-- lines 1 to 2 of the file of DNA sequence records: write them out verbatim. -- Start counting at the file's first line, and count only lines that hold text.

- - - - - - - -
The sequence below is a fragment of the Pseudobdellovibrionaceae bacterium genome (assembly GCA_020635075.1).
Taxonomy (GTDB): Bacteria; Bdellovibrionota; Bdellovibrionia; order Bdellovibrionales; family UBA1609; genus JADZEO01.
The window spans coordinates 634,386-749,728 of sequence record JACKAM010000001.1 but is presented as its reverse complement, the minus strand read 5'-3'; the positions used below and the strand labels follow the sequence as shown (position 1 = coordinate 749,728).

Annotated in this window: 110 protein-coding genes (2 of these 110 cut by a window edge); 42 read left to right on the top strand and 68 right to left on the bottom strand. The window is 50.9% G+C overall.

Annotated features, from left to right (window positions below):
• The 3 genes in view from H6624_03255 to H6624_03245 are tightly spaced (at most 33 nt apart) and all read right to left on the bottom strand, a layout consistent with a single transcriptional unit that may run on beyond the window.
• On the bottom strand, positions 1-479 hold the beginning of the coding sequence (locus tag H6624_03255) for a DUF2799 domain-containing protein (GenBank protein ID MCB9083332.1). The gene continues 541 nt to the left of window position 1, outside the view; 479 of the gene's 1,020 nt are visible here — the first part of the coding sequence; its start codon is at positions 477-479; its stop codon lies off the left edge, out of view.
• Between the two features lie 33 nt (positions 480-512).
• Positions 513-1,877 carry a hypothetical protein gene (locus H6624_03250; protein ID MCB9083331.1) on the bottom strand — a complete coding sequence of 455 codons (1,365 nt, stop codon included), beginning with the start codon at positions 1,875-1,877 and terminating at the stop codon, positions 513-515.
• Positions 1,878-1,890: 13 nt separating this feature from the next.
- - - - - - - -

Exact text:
The sequence below is a fragment of the Pseudobdellovibrionaceae bacterium genome (assembly GCA_020635075.1).
Taxonomy (GTDB): Bacteria; Bdellovibrionota; Bdellovibrionia; order Bdellovibrionales; family UBA1609; genus JADZEO01.